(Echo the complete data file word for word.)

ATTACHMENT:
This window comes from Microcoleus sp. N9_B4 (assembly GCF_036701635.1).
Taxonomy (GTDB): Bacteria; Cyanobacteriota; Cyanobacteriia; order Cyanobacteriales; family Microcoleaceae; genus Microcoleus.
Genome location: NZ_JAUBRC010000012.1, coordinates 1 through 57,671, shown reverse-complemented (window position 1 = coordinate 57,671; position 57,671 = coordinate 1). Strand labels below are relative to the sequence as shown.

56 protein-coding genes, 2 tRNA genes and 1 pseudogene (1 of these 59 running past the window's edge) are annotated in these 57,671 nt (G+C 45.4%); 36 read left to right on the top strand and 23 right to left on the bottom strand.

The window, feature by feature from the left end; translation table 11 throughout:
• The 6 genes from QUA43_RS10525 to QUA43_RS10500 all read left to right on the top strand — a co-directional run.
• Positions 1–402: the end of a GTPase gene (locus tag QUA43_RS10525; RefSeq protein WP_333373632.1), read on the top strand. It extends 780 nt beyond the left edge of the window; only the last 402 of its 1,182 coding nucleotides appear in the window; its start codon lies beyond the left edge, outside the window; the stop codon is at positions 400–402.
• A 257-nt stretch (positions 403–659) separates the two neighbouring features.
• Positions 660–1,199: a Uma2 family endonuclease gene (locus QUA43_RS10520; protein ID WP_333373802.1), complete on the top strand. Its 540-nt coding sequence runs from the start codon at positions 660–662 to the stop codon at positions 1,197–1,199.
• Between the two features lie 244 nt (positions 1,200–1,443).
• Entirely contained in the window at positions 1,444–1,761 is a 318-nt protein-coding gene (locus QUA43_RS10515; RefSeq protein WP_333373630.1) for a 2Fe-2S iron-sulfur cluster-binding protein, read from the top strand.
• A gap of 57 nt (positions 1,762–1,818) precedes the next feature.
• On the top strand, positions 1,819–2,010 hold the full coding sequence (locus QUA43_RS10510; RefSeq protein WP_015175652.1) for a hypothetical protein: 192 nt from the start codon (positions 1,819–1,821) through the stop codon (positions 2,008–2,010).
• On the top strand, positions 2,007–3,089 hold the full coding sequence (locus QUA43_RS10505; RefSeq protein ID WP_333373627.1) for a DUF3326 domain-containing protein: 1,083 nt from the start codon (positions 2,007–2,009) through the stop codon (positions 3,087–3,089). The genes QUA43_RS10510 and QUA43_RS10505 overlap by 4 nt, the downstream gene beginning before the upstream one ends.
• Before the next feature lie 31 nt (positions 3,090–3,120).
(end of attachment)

This window comes from Microcoleus sp. N9_B4 (assembly GCF_036701635.1).
Taxonomy (GTDB): Bacteria; Cyanobacteriota; Cyanobacteriia; order Cyanobacteriales; family Microcoleaceae; genus Microcoleus.
Genome location: NZ_JAUBRC010000012.1, coordinates 1 through 57,671, shown reverse-complemented (window position 1 = coordinate 57,671; position 57,671 = coordinate 1). Strand labels below are relative to the sequence as shown.

56 protein-coding genes, 2 tRNA genes and 1 pseudogene (1 of these 59 running past the window's edge) are annotated in these 57,671 nt (G+C 45.4%); 36 read left to right on the top strand and 23 right to left on the bottom strand.

The window, feature by feature from the left end; translation table 11 throughout:
• The 6 genes from QUA43_RS10525 to QUA43_RS10500 all read left to right on the top strand — a co-directional run.
• Positions 1–402: the end of a GTPase gene (locus tag QUA43_RS10525; RefSeq protein WP_333373632.1), read on the top strand. It extends 780 nt beyond the left edge of the window; only the last 402 of its 1,182 coding nucleotides appear in the window; its start codon lies beyond the left edge, outside the window; the stop codon is at positions 400–402.
• A 257-nt stretch (positions 403–659) separates the two neighbouring features.
• Positions 660–1,199: a Uma2 family endonuclease gene (locus QUA43_RS10520; protein ID WP_333373802.1), complete on the top strand. Its 540-nt coding sequence runs from the start codon at positions 660–662 to the stop codon at positions 1,197–1,199.
• Between the two features lie 244 nt (positions 1,200–1,443).
• Entirely contained in the window at positions 1,444–1,761 is a 318-nt protein-coding gene (locus QUA43_RS10515; RefSeq protein WP_333373630.1) for a 2Fe-2S iron-sulfur cluster-binding protein, read from the top strand.
• A gap of 57 nt (positions 1,762–1,818) precedes the next feature.
• On the top strand, positions 1,819–2,010 hold the full coding sequence (locus QUA43_RS10510; RefSeq protein WP_015175652.1) for a hypothetical protein: 192 nt from the start codon (positions 1,819–1,821) through the stop codon (positions 2,008–2,010).
• On the top strand, positions 2,007–3,089 hold the full coding sequence (locus QUA43_RS10505; RefSeq protein ID WP_333373627.1) for a DUF3326 domain-containing protein: 1,083 nt from the start codon (positions 2,007–2,009) through the stop codon (positions 3,087–3,089). The genes QUA43_RS10510 and QUA43_RS10505 overlap by 4 nt, the downstream gene beginning before the upstream one ends.
• Before the next feature lie 31 nt (positions 3,090–3,120).